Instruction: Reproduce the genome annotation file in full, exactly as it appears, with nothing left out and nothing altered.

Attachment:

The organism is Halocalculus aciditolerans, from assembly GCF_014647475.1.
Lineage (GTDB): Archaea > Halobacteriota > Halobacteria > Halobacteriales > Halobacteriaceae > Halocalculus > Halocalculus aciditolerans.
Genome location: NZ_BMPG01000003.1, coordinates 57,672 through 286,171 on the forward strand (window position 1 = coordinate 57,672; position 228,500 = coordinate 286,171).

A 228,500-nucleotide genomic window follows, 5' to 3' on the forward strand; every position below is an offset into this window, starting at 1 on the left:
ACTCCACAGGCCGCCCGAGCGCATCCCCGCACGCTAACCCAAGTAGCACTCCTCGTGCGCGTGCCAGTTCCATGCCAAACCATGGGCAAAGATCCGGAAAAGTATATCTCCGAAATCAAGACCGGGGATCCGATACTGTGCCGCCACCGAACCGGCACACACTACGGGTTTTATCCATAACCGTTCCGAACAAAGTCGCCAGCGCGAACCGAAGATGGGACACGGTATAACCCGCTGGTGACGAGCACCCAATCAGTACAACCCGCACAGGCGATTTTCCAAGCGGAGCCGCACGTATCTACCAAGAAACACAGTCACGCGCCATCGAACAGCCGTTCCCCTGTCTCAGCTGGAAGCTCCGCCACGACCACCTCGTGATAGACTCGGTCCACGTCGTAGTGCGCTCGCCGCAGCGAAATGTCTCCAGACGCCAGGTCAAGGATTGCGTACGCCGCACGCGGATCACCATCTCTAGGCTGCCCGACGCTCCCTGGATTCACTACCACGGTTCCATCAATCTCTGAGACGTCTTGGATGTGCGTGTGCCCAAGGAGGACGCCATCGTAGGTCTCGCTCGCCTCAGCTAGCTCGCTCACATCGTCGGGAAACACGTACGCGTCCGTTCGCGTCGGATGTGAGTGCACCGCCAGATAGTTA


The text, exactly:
The organism is Halocalculus aciditolerans, from assembly GCF_014647475.1.
Lineage (GTDB): Archaea > Halobacteriota > Halobacteria > Halobacteriales > Halobacteriaceae > Halocalculus > Halocalculus aciditolerans.
Genome location: NZ_BMPG01000003.1, coordinates 57,672 through 286,171 on the forward strand (window position 1 = coordinate 57,672; position 228,500 = coordinate 286,171).

A 228,500-nucleotide genomic window follows, 5' to 3' on the forward strand; every position below is an offset into this window, starting at 1 on the left:
ACTCCACAGGCCGCCCGAGCGCATCCCCGCACGCTAACCCAAGTAGCACTCCTCGTGCGCGTGCCAGTTCCATGCCAAACCATGGGCAAAGATCCGGAAAAGTATATCTCCGAAATCAAGACCGGGGATCCGATACTGTGCCGCCACCGAACCGGCACACACTACGGGTTTTATCCATAACCGTTCCGAACAAAGTCGCCAGCGCGAACCGAAGATGGGACACGGTATAACCCGCTGGTGACGAGCACCCAATCAGTACAACCCGCACAGGCGATTTTCCAAGCGGAGCCGCACGTATCTACCAAGAAACACAGTCACGCGCCATCGAACAGCCGTTCCCCTGTCTCAGCTGGAAGCTCCGCCACGACCACCTCGTGATAGACTCGGTCCACGTCGTAGTGCGCTCGCCGCAGCGAAATGTCTCCAGACGCCAGGTCAAGGATTGCGTACGCCGCACGCGGATCACCATCTCTAGGCTGCCCGACGCTCCCTGGATTCACTACCACGGTTCCATCAATCTCTGAGACGTCTTGGATGTGCGTGTGCCCAAGGAGGACGCCATCGTAGGTCTCGCTCGCCTCAGCTAGCTCGCTCACATCGTCGGGAAACACGTACGCGTCCGTTCGCGTCGGATGTGAGTGCACCGCCAGATAGTTA